1.) Samuel 17
2.) Samuel 16
3.) Judges 6

Matt Norman

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Book Review: The Anxious Christian

The Anxious Christian coverAs many of you know I have been struggling with anxiety lately. I friend of mine recommended a book to me, The Anxious Christian by Rhett Smith. In this book Rhett shares how the death of his mother and other’s close to him led to a life filled with anxiety. He shares about this anxiety led to stuttering problem. From here it was a cycle of anxiety that caused him to stutter and stuttering that caused more anxiety. More importantly, he shares how God helped him to deal with his anxiety and brought him through the worst of it. Along the way Rhett shares how he thinks God wants to help you with your anxiety and what you can do to get through it.

If you have never struggled with anxiety or fear, then this post and this book may not be for you. However, if you are a ministry leader, then you WILL deal with people who do struggle with anxiety or fear. Whether you are a ministry leader or you struggle with anxiety, I would recommend that you get and read this book.

For anyone who struggles with anxiety, this is a great book. It’s refreshing to hear another Christian talk about his own struggle with anxiety. This is oftentimes a bad word, or at least a taboo subject within the church. For this reason to read a fellow Christian so openly share his struggle with anxiety is very encouraging. It’s also great to see that he has been able to move forward. In the midst of our anxiety and fear it can be difficult to believe that it is possible to move forward. He did, and so can you.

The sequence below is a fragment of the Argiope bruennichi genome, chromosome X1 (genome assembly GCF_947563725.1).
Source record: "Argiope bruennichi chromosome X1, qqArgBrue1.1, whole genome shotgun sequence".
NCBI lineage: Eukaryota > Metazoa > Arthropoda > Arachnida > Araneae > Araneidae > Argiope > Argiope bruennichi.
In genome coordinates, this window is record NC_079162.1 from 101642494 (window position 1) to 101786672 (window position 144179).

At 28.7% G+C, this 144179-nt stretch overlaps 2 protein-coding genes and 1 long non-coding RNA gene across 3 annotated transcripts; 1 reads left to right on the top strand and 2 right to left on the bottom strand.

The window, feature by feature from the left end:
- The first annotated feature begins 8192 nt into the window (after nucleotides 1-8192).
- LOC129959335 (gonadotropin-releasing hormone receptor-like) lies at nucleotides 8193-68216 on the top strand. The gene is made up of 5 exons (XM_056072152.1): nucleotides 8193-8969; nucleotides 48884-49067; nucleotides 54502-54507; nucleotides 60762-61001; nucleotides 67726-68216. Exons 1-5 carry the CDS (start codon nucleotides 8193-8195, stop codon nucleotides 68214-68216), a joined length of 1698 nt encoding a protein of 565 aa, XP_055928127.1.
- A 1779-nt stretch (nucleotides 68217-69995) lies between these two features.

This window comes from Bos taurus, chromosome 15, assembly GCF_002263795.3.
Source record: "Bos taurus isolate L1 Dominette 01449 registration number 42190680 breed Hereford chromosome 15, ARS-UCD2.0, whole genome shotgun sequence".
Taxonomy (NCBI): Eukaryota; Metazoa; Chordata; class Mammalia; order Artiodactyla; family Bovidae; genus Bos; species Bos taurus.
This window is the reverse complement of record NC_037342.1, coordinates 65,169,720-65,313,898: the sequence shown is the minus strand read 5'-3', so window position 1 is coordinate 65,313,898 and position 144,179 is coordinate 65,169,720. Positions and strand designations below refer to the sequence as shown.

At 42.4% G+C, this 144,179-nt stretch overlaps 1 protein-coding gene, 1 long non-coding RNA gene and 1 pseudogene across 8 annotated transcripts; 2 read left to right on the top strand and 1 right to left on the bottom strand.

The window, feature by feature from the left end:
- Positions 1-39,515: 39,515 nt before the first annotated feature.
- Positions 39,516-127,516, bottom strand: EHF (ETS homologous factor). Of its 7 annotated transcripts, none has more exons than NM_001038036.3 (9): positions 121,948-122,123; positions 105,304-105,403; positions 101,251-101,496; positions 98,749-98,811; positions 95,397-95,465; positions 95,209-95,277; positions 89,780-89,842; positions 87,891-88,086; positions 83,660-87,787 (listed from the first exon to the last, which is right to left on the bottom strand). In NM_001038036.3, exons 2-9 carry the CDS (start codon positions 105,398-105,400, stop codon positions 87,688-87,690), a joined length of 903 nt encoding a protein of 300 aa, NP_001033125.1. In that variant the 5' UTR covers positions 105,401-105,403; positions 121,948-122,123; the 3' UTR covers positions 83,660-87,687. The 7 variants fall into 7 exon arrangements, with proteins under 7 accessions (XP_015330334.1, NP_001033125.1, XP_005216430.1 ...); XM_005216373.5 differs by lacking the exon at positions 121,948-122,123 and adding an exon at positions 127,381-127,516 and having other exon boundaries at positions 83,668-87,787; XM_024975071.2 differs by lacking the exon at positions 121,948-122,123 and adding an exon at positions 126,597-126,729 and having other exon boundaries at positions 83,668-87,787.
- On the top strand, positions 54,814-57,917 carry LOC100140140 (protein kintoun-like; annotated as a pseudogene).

For men who struggle with anxiety, this is a great book. It’s hard for ANYONE to talk about their fears, but it’s even harder for men. I mean we’re men after all. FEARLESS…STRONG…we are CONQUERERS. Yeah RIGHT. We are human, just like anyone else. However, there is this feeling that other men will think less of us if we show fear. Will people still follow me if I am honest about my fears? How can we lead our families if we have fear or anxiety. If I talk to my wife about my fears will she think less of me? If I share my fears with my wife, will she have more fear and anxiety because of it? All of these questions have come to my mind at one time or another. None of them are helpful. Rhett points out some things that are helpful. If you are man who struggles with anxiety or fear, you are not alone and this book can help.